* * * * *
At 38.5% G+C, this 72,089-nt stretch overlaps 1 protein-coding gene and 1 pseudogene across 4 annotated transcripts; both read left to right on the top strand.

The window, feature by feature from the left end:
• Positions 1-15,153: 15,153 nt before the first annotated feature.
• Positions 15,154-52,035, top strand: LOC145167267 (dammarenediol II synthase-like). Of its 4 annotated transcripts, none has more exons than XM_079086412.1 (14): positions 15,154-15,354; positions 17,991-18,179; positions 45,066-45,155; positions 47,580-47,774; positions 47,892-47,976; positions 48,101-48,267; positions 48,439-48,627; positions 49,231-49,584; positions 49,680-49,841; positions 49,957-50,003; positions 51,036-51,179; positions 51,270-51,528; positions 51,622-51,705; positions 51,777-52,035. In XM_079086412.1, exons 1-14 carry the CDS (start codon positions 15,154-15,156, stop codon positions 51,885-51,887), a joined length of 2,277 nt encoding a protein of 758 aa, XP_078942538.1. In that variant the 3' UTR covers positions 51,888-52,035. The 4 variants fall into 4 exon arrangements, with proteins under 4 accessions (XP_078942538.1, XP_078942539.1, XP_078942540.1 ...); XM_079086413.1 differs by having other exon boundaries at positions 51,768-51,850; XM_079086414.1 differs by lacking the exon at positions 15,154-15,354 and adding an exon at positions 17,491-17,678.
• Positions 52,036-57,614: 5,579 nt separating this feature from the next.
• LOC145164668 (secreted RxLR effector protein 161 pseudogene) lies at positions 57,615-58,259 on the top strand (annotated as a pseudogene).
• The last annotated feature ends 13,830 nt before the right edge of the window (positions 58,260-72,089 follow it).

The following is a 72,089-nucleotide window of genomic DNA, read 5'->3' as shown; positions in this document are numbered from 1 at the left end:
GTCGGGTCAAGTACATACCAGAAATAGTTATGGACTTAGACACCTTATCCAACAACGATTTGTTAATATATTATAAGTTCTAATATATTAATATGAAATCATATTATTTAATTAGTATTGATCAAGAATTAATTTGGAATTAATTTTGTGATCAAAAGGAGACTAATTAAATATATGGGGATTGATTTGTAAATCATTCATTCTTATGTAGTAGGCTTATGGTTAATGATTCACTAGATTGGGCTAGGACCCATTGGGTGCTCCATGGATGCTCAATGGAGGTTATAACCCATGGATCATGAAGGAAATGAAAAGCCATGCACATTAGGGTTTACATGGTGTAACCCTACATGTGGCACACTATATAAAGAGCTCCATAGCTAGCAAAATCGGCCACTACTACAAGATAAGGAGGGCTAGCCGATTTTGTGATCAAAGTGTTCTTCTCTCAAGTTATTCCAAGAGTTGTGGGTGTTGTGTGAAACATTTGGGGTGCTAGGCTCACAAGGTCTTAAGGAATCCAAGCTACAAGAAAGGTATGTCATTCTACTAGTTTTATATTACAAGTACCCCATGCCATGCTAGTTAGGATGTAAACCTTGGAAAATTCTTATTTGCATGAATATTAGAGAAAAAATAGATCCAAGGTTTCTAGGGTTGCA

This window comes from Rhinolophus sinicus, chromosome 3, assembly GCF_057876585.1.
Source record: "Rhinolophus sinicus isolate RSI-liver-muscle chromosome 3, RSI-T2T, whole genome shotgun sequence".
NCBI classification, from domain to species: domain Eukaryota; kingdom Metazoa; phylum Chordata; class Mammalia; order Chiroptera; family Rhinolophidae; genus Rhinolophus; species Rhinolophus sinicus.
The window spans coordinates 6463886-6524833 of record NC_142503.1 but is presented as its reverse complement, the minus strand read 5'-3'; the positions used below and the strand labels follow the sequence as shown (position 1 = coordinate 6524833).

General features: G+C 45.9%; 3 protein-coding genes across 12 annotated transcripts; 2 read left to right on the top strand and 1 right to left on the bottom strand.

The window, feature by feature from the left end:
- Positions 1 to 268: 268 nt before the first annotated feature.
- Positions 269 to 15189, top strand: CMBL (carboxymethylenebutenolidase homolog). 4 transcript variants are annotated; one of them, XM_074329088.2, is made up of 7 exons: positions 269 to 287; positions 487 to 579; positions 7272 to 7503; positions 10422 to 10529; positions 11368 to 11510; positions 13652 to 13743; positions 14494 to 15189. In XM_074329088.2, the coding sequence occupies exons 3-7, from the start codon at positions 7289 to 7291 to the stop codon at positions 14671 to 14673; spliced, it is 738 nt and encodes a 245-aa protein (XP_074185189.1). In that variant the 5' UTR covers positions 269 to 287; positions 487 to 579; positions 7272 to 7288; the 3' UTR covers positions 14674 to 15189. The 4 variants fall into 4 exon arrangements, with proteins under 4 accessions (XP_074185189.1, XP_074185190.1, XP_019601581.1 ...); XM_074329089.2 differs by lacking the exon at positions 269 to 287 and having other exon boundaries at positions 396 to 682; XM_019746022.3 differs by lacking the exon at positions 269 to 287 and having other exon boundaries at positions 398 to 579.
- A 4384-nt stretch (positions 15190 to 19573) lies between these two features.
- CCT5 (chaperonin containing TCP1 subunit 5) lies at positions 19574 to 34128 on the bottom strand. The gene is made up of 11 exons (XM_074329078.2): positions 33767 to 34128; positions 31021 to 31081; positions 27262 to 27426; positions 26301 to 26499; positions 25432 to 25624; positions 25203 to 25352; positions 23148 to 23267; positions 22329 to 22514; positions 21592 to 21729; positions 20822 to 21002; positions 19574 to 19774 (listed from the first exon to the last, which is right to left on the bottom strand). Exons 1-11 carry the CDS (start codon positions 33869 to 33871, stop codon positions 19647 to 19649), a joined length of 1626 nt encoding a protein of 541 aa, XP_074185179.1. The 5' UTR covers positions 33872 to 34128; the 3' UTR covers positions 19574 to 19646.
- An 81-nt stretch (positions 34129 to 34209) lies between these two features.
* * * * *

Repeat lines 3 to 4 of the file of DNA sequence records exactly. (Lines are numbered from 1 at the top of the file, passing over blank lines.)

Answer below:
• Positions 1-15,153: 15,153 nt before the first annotated feature.
• Positions 15,154-52,035, top strand: LOC145167267 (dammarenediol II synthase-like). Of its 4 annotated transcripts, none has more exons than XM_079086412.1 (14): positions 15,154-15,354; positions 17,991-18,179; positions 45,066-45,155; positions 47,580-47,774; positions 47,892-47,976; positions 48,101-48,267; positions 48,439-48,627; positions 49,231-49,584; positions 49,680-49,841; positions 49,957-50,003; positions 51,036-51,179; positions 51,270-51,528; positions 51,622-51,705; positions 51,777-52,035. In XM_079086412.1, exons 1-14 carry the CDS (start codon positions 15,154-15,156, stop codon positions 51,885-51,887), a joined length of 2,277 nt encoding a protein of 758 aa, XP_078942538.1. In that variant the 3' UTR covers positions 51,888-52,035. The 4 variants fall into 4 exon arrangements, with proteins under 4 accessions (XP_078942538.1, XP_078942539.1, XP_078942540.1 ...); XM_079086413.1 differs by having other exon boundaries at positions 51,768-51,850; XM_079086414.1 differs by lacking the exon at positions 15,154-15,354 and adding an exon at positions 17,491-17,678.